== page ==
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Plaintiff filed suit against Wal-Mart after a store employee incorrectly identified plaintiff as a shoplifting suspect in a photo lineup. On appeal, plaintiff challenged the district court's dismissal of her defamation claim.The court affirmed the district court's grant of summary judgment in favor of Wal-Mart on the defamation claim, holding that none of plaintiff's assertions raises a genuine dispute of material fact as to whether the Wal-Mart employee made her statement with actual malice. In this case, the employee could easily have been confident in her identification despite the absence of a facial piercing in the photo lineup; the record does not suggest a large discrepancy between the employee's description of the suspect and her identification of plaintiff, including the shade of her complexion; and the employee did not demonstrate malice by failing to review security footage. Finally, the court rejected plaintiff's attacks on the employee's credibility. View "Smith v. Wal-Mart Stores, Inc." on Justia Law

Posted in: Personal Injury
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Plaintiff filed suit against Fieldwood and others after he was injured while working on Fieldwood's offshore platform. The jury found that Fieldwood was the only defendant that was negligent, attributing 50 percent of the responsibility to the company and the other 50 percent to plaintiff.The Fifth Circuit affirmed the district court's entry of judgment for defendants, agreeing with the district court that plaintiff was Fieldwood's borrowed employee and thus the Longshore and Harbor Workers' Compensation Act's (LHWCA) exclusive-remedy provision gave Fieldwood tort immunity. In this case, the evidence showed that both Fieldwood and Waukesha Pearce had LHWCA insurance at the time of plaintiff's injury and that is enough for Fieldwood to invoke the LHWCA's exclusive-recovery provision. Finally, the court held that the district court's consideration of Fieldwood's post-trial evidence was proper. View "Raicevic v. Fieldwood Energy, LLC" on Justia Law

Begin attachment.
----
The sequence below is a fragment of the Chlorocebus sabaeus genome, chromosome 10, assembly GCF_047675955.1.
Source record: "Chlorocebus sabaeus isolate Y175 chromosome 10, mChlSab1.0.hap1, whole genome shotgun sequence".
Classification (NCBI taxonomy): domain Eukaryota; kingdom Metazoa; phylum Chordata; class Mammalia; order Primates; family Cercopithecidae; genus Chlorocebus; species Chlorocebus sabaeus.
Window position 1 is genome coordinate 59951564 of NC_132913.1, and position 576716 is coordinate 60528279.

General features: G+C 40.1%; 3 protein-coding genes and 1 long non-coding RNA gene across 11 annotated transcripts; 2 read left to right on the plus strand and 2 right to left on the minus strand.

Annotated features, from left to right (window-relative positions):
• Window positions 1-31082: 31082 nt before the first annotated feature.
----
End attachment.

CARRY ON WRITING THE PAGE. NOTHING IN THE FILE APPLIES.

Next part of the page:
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Plaintiff filed suit against the United States and Customs and Border Patrol (CBP) officers for injuries suffered during an incident at the International Port of Entry Gateway Bridge in Brownsville, Texas. The Fifth Circuit affirmed the district court's grant of summary judgment in favor of the CBP officers based on qualified immunity. In this case, the court found that plaintiff was neither arrested nor unreasonably seized, and the officers did not use excessive force. The court also affirmed the district court's dismissal of plaintiff's claims against the United States for lack of subject-matter jurisdiction based on the customs-duty exception to the Federal Tort Claims Act (FTCA). View "Angulo v. Brown" on Justia Law

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After their twenty-two month old son suffered terrible injuries by ingesting eight Buckyball magnets, plaintiffs filed suit against M&O for manufacturing and distributing Buckyball magnets in the United States. The jury returned a verdict for M&O and plaintiffs moved for a new trial and for relief from judgment, which the district court denied.The Fifth Circuit affirmed and held that the district court did not abuse its discretion in determining that plaintiffs failed to demonstrate that its evidentiary rulings constituted prejudicial error. In this case, the district court did not commit prejudicial error by granting the motion in limine and otherwise excluding post-sale evidence at trial. The court also held that the district court did not err in denying plaintiffs' motion to set aside the final judgment where plaintiffs failed to proffer bias evidence. Finally, the court held that the district court did not err in denying plaintiffs' request for a preemption jury instruction. View "Jordan v. Maxfield & Oberton Holdings, LLC" on Justia Law

Posted in: Personal Injury